How does private medical insurance work?
We know that health insurance isn’t always the easiest thing to understand. Here we answer some common questions about how health insurance works.
How could private medical insurance work for me?
We’re often asked, is health insurance worth it? We think so, if you choose the right policy for you. Here, we explain some aspects of health insurance, to help you find a policy that ticks all your boxes.
Private treatment is now resuming in England and Northern Ireland, with the vast majority of independent hospitals offering a full range of services. A very small number will continue to just provide NHS care. Full private services will resume in Wales in early July. For now, restrictions remain in place in Scotland. Hospitals are taking extra precautionary steps to keep patients safe, such as asking them to self-isolate for 14 days before treatment and pre-admission testing. Hospitals will still need to catch up on all the treatment that was postponed at the start of the outbreak. Please be aware that there’s no private treatment available for COVID-19.
Most health insurance policies don’t cover emergency treatment, maternity care, or management of long term conditions like arthritis or diabetes.
Pre-existing conditions are also normally excluded.
Some policies limit the amount you can claim for outpatient appointments each year, while others offer unlimited cover.
Will I have to pay an excess?
You can opt to include an excess on most health insurance policies. This is an amount you agree to pay towards the cost of claims each year.
Opting for a larger excess can reduce the monthly payments on your policy. But you will need to pay the excess amount if you make a claim. So you could end up paying more in the long run.
How easy is it to make a claim?
Every provider has its own process. Most ask you to visit your GP first to get a referral. Then they’ll help you to find the private medical treatment you need.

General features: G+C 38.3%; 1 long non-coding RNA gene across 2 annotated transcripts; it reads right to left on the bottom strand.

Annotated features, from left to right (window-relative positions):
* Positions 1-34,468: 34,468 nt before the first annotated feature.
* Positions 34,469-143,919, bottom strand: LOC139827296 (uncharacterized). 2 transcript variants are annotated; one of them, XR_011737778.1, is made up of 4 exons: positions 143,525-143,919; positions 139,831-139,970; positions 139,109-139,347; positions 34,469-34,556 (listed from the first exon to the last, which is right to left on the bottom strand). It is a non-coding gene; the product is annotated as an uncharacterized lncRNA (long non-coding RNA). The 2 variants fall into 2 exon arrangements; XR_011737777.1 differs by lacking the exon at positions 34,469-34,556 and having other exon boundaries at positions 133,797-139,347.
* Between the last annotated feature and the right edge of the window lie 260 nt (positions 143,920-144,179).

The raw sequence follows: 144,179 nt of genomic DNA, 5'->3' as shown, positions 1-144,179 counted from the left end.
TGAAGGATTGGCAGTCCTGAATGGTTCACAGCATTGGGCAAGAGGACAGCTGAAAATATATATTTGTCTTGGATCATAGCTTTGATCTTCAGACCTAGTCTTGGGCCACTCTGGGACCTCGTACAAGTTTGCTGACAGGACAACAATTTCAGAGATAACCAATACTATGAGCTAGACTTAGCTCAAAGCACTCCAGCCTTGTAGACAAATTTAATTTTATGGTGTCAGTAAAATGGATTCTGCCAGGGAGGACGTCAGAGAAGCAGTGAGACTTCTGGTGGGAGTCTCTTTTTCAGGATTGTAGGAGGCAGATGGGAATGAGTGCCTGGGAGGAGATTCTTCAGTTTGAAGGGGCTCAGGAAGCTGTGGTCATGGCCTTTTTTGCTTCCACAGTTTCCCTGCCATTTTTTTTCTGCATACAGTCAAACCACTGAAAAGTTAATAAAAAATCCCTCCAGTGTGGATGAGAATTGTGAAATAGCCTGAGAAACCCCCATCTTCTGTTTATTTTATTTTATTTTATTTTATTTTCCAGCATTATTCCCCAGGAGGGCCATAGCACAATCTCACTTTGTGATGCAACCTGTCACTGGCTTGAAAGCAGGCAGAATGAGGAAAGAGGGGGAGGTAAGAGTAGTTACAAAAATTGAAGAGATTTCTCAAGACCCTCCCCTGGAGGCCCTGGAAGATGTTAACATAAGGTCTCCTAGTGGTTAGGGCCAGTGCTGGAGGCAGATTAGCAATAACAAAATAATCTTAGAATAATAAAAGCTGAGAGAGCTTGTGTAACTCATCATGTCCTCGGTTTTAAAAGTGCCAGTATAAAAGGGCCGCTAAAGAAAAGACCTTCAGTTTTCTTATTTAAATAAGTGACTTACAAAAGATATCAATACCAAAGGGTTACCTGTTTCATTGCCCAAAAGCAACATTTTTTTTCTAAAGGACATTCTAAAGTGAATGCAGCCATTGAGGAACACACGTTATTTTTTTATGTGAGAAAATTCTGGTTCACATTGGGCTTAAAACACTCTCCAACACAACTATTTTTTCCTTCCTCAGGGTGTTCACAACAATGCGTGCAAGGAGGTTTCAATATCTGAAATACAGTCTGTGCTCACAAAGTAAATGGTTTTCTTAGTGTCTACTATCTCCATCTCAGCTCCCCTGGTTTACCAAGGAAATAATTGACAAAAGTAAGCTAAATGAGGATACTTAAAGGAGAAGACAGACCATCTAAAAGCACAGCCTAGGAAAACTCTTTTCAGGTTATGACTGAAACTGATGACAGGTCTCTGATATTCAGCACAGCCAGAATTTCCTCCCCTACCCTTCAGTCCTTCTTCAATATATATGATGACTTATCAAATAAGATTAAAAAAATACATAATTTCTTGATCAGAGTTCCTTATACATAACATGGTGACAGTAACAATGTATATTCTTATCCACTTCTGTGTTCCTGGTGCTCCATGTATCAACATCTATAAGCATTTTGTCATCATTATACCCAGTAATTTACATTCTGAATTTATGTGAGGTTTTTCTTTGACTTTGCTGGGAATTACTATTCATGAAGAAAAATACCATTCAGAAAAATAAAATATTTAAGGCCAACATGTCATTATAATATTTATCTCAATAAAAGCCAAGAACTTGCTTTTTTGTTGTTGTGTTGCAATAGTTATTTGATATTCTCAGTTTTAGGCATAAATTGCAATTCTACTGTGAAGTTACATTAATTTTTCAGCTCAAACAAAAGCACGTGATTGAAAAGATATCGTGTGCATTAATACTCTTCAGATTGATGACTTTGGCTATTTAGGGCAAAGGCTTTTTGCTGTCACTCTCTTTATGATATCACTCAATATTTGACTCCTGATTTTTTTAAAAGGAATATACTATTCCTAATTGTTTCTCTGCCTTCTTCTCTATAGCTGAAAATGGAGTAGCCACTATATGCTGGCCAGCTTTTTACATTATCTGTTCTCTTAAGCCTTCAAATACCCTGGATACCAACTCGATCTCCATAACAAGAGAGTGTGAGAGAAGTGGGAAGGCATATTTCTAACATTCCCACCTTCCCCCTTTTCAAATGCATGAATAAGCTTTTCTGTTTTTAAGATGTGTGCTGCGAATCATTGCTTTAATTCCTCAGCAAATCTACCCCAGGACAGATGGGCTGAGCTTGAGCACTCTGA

You’ll usually choose from a list of approved healthcare providers. Your insurer will usually pay these directly, meaning you won’t have to claim money back.
Is health insurance worth it?
This is entirely up to you.
The NHS lead the way on emergency care, and treatment for some chronic illnesses. But you may have to wait to receive treatment and you may not get as much choice around who you see or where you see them.
Health insurance can get you access to new drugs or specialist treatments that aren’t yet available on the NHS, and you’ll often be treated faster.
Private healthcare can offer you choice, as well as comforts like a private room, or treatment in your local private hospital.
Does health insurance cover emergency care?
No - private health insurance only covers you for non-emergency treatment and care. If you have new symptoms which require emergency care, you should visit A&E or a private urgent care centre as normal and get the help you need.
See our other guides on health insurance
Please be aware that information you send to this email address may not be secure unless you send us your email through Egress.*
* For more information and to sign up for a free Egress account, go to https://switch.egress.com. You will not be charged for sending secure emails to a Bupa email address using the Egress service
^ We may record or monitor our calls. Lines are open Monday to Friday 8am to 8pm and Saturday 9am to 12.30pm.
Bupa health insurance is provided by Bupa Insurance Limited. Registered in England and Wales No. 3956433. Bupa Insurance Limited is authorised by the Prudential Regulation Authority and regulated by the Financial Conduct Authority and the Prudential Regulation Authority. Arranged and administered by Bupa Insurance Services Limited, which is authorised and regulated by the Financial Conduct Authority. Registered in England and Wales No. 3829851. Registered office: 1 Angel Court, London, EC2R 7HJ.